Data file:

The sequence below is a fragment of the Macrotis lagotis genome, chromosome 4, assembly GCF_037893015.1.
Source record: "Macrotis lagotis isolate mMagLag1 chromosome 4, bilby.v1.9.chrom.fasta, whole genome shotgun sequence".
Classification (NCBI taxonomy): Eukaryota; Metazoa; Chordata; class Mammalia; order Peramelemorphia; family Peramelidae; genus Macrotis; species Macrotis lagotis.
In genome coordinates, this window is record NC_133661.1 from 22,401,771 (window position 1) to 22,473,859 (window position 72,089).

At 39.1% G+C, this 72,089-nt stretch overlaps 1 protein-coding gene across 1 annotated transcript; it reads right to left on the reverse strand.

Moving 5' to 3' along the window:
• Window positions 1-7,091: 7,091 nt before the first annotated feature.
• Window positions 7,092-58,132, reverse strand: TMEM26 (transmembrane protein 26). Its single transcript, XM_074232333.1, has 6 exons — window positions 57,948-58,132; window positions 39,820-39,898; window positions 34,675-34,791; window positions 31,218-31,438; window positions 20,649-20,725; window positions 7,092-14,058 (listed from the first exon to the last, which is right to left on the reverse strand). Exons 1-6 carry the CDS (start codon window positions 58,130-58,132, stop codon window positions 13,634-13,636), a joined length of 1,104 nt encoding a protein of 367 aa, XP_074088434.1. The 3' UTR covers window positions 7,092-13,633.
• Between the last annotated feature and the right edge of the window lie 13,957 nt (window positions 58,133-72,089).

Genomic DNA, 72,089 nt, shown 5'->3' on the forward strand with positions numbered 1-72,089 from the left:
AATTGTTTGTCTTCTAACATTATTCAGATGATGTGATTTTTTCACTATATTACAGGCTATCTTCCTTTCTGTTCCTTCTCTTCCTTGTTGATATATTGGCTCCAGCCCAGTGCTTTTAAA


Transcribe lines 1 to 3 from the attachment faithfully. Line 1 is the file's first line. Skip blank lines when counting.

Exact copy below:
The sequence below is a fragment of the Macrotis lagotis genome, chromosome 4, assembly GCF_037893015.1.
Source record: "Macrotis lagotis isolate mMagLag1 chromosome 4, bilby.v1.9.chrom.fasta, whole genome shotgun sequence".
Classification (NCBI taxonomy): Eukaryota; Metazoa; Chordata; class Mammalia; order Peramelemorphia; family Peramelidae; genus Macrotis; species Macrotis lagotis.